Serendipitous reading, or something like it
I have just finished reading The Memoirs of Colonel Hans von Luck, which he titled Panzer Commander. In some small way our paths almost crossed in the southwest of France in and around Bordeaux in June 1940. He was an officer in the victorious Panzer units commanded by Erwin Rommel, who became famous in the battles of Libya and Egypt.
I was a 5 yr old surviving as well as we could to get away from German occupied France to return to Canada by wartime convoy. With my father, mother and siblings we were making our way by hook or crook to board ships under Royal Navy command that were part of the later phase of Operation Aerial to escape from France. So close and yet so far apart.
As is often the case I have been reading another book from that fearsome time titled Explaining Hitler. The chasm that exists between the first and second books is obvious and glaring.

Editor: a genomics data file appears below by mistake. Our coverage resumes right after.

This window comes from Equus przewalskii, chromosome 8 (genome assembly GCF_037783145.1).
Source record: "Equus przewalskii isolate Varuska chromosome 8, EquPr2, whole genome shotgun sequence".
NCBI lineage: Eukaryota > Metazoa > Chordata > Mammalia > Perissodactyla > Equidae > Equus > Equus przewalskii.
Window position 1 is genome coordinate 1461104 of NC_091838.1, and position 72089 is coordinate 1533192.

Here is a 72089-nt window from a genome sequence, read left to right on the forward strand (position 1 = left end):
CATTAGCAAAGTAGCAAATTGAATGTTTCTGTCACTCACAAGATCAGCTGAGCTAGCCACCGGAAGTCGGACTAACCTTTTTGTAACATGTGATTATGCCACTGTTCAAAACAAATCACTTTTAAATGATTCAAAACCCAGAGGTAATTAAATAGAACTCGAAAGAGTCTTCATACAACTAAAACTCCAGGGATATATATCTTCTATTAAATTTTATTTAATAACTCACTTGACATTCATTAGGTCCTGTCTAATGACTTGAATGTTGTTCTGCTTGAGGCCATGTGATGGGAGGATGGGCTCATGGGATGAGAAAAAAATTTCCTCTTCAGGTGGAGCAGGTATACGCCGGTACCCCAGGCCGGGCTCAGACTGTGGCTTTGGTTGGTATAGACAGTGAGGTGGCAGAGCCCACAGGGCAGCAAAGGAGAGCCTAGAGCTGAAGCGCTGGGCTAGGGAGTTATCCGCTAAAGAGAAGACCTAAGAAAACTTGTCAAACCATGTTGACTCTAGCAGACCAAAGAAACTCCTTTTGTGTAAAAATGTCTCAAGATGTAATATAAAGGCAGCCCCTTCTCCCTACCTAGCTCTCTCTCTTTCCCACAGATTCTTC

Here’s a sample of what von Luck writes in the last few paras of his wartime memoir:
I have often felt that in the first half of my life I was, in a double sense, a prisoner of my time: trapped on the one hand in the Prussian tradition and bound by the oath of allegiance, which made it all too easy for the Nazi regime to misuse the military leadership; then forced to pay my country’s tribute, along with so many thousand others, with five years of captivity in Russian camps.
As a professional soldier I cannot escape my share of collective guilt but as a human being I feel none.
I hope that nowhere in the world will young people ever again allow themselves to be misused.
On the other hand the story of Hitler’s ill-gotten rise to political power reeks of the worst kind of blackmail, cruelty to others, political assassinations and mayhem, with the most inhuman sentiments I can imagine. What a contrast of humanity and evil men!